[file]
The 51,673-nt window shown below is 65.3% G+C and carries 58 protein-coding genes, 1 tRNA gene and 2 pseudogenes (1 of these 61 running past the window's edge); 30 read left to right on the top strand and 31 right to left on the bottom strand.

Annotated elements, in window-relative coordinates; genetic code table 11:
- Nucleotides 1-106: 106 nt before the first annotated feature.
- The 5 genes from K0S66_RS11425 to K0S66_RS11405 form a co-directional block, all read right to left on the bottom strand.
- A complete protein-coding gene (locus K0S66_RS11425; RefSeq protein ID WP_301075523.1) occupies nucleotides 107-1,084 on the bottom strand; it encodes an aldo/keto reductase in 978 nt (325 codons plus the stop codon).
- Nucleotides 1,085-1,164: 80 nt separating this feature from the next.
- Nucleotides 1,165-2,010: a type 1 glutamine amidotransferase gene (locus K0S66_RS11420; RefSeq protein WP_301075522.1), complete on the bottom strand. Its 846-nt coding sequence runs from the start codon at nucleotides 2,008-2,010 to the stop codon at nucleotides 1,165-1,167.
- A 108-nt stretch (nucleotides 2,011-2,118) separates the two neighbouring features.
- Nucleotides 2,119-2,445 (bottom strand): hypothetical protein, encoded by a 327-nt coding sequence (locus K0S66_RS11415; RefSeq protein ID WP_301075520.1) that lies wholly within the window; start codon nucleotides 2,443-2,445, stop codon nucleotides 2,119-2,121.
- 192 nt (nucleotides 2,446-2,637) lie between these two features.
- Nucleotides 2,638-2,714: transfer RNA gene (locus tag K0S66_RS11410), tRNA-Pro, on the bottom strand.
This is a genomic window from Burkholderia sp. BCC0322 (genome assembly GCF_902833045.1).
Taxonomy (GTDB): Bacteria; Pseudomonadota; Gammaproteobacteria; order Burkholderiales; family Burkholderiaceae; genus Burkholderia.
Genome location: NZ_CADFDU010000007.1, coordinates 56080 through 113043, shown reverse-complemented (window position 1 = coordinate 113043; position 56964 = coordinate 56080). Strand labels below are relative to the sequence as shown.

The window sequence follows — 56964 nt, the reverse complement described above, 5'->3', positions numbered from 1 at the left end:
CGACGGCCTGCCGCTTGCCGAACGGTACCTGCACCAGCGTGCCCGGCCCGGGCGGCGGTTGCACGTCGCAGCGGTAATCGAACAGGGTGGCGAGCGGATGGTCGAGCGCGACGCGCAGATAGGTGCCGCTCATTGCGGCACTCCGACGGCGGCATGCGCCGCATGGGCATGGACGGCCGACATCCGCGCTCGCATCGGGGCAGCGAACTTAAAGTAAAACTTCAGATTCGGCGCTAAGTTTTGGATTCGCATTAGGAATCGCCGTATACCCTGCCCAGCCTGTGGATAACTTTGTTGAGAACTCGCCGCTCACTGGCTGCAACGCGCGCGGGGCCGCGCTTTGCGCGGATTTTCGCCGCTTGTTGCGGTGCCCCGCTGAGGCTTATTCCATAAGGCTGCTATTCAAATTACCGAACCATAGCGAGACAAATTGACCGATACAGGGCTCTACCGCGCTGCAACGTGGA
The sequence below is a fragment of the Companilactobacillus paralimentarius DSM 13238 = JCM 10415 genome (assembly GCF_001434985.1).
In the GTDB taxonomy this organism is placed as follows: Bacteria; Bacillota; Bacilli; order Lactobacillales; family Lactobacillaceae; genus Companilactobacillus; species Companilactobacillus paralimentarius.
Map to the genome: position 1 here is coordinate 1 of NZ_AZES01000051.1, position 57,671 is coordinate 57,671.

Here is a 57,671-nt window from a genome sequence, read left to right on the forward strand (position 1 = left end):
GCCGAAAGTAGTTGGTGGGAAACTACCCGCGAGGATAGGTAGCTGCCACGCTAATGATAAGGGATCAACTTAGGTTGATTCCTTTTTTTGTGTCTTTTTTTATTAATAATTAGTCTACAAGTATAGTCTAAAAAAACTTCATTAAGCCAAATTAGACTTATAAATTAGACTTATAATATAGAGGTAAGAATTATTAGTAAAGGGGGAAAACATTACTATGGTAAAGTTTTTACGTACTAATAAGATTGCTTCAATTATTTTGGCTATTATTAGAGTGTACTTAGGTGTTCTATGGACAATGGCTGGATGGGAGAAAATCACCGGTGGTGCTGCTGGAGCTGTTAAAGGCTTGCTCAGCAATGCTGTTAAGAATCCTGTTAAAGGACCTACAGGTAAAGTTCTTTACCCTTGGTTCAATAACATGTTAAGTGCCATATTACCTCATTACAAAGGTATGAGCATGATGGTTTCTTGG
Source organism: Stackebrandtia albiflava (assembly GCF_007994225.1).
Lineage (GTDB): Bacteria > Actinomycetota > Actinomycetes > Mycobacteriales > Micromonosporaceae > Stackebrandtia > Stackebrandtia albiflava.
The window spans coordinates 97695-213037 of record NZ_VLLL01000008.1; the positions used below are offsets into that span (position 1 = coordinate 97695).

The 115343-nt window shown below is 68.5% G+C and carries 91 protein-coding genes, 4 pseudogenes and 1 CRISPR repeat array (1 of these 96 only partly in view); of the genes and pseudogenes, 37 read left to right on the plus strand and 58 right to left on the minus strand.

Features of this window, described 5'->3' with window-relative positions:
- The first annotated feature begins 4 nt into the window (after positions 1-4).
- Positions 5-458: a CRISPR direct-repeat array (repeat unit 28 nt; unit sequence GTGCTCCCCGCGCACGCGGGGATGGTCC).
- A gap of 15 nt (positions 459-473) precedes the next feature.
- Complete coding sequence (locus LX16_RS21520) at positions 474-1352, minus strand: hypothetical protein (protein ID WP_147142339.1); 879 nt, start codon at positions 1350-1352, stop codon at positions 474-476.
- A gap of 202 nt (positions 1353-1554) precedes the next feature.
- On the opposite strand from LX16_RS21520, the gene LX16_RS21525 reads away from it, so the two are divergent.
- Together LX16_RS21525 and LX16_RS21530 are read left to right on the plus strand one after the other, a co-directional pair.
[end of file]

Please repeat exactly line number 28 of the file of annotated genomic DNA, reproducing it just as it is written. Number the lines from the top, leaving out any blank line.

- Positions 5-458: a CRISPR direct-repeat array (repeat unit 28 nt; unit sequence GTGCTCCCCGCGCACGCGGGGATGGTCC).